Ajax call to php script returns 404 error

I'm a WordPress designer, I developed a contact form for one of my themes that's validated via jQuery.

Please check the code below, then read the notes beneath.

$('.submitemail') .click(function() {



            type: 'POST',
            url: templatePath+'/lib/scripts/sendEmail.php',
            data: 'visitorname=' + visitorname + '&visitoremail=' + visitoremail + '&visitormessage=' + visitormessage,

            success: function(contactResults) {
                //SUCCESS CODE



  • sendEmail.php is a correct script that sends email using PHPmailer class.
  • templatePath variable has the value of the full template path which looks like this: http://somedomain.com/wp-content/themes/themename
  • The jQuery code above is located in lib/scripts/jfunctions.js (same directory of the php script)
  • The whole process (ajax and php) works perfectly as expected in many servers, (tested in two servers by me and other servers by my theme users).

The Problem:

In SOME servers, the success handler is not triggered while the ajax call to sendEmail.php is actually passed successfully and the php script is processed and email is sent.

When I check with firebug to see why the success handler is not triggered, firebug shows "not found 404 error", It's like a false alarm.

Possible causes:

I think some servers is configured to block such ajax calls.

What might be the cause for this weird issue? How to fix it?

Thanks in advance.

@nowk: sendEmail.php code is:

// Code for loading WordPress environment goes here //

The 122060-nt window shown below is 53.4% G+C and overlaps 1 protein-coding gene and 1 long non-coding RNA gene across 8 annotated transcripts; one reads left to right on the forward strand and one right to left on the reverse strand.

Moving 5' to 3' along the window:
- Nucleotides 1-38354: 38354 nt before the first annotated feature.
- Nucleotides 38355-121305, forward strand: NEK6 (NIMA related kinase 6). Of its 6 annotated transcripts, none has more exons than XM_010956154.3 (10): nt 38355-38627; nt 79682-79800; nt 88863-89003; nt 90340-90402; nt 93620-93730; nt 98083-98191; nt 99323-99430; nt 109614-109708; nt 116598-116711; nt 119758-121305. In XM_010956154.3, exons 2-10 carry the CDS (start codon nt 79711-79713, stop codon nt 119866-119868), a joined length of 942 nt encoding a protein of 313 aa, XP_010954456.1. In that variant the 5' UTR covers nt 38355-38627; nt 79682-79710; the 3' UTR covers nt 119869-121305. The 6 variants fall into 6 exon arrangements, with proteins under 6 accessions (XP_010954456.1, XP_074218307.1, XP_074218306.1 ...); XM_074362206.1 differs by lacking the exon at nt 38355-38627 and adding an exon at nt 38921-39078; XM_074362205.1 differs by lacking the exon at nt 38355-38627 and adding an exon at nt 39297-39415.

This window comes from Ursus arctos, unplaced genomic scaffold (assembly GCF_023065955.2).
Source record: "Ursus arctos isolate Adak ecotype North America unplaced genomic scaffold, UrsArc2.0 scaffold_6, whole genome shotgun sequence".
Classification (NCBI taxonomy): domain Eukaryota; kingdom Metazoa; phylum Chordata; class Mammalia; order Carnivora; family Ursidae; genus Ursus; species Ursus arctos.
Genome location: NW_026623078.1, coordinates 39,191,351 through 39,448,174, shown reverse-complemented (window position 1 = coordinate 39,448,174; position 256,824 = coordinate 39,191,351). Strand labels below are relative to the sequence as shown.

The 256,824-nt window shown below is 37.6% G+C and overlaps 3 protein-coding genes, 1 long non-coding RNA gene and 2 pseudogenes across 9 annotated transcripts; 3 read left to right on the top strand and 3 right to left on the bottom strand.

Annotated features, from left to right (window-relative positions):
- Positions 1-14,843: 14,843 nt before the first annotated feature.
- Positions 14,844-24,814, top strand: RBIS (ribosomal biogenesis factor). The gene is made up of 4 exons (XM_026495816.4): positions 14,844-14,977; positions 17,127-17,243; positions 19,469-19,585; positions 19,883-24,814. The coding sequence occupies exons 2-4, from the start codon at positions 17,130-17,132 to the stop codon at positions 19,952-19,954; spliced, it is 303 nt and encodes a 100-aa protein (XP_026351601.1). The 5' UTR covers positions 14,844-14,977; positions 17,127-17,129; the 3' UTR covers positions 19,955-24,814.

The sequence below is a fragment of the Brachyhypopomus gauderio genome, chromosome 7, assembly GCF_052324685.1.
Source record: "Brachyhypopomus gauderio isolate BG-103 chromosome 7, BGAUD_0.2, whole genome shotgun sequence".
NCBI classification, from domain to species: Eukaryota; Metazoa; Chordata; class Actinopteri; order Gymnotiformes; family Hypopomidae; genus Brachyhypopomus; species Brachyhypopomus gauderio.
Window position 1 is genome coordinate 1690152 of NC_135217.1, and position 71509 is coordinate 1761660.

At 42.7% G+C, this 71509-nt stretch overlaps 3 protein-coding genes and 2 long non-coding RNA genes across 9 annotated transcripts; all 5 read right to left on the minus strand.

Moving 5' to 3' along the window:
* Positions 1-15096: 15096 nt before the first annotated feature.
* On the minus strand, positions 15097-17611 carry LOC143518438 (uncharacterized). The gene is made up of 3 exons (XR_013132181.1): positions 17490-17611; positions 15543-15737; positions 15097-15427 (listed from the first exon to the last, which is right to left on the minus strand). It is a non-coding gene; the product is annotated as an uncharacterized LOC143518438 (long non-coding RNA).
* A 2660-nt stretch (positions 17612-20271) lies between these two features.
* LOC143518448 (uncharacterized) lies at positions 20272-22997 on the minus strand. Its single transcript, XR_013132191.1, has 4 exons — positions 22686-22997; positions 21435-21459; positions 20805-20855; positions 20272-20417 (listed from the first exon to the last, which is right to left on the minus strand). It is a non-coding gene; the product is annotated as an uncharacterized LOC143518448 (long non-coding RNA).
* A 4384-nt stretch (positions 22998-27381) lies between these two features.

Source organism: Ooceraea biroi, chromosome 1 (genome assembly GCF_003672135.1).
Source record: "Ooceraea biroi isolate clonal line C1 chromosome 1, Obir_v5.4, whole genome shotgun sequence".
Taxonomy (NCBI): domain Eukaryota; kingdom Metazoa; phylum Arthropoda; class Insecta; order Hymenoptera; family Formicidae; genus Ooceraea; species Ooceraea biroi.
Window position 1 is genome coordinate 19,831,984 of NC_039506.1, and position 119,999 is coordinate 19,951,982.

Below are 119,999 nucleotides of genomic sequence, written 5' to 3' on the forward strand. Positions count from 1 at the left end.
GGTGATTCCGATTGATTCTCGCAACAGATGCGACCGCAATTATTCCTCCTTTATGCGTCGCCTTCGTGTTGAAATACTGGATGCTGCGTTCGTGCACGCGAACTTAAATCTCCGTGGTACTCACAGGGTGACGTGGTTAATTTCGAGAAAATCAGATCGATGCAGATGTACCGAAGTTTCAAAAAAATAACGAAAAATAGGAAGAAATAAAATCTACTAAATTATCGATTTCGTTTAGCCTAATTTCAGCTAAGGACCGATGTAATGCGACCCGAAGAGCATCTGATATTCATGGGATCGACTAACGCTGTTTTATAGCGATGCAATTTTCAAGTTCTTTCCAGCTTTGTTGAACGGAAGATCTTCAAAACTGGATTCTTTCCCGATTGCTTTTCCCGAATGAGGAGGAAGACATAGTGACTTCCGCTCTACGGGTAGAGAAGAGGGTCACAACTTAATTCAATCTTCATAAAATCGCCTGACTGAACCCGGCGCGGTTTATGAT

$themeName_optionTree = get_option('option_tree');

$name = trim($_POST['visitorname']);
$email = $_POST['visitoremail'];
$message = $_POST['visitormessage'];

$site_owners_email = $themeName_optionTree['owner_email'];
$site_owners_name = $themeName_optionTree['owner_name'];
$email_subject = $themeName_optionTree['email_subject'];
$success_message = '<p class="success-box">' . $themeName_optionTree['success_message'] . '</p>';

if (strlen($name) < 2) {
    $error['name'] = 1; 

if (!preg_match('/^[a-z0-9&\'\.\-_\+]+@[a-z0-9\-]+\.([a-z0-9\-]+\.)*+[a-z]{2}/is', $email)) {
    $error['email'] = 1;    

if (strlen($message) < 2) {
    $error['message'] = 1;

if (!$error) {


    $mail = new PHPMailer(true);

    try {
        $mail->From = $email;
        $mail->FromName = $name;
        $mail->Subject = $email_subject;
        $mail->AddAddress($site_owners_email, $site_owners_name);
        $mail->Body = $message;
        echo $success_message;
    } catch (phpmailerException $e) {
        echo '<p class="warning-box">' . $e->errorMessage() . '</p>';
    } catch (Exception $e) {
        echo '<p class="warning-box">' . $e->getMessage() . '</p>';

Please note that the above code executes perfectly even when ajax returns 404, weird huh!.


Since the server sends a 404 (for god knows what reason), there are two ways to fix/circumvent this: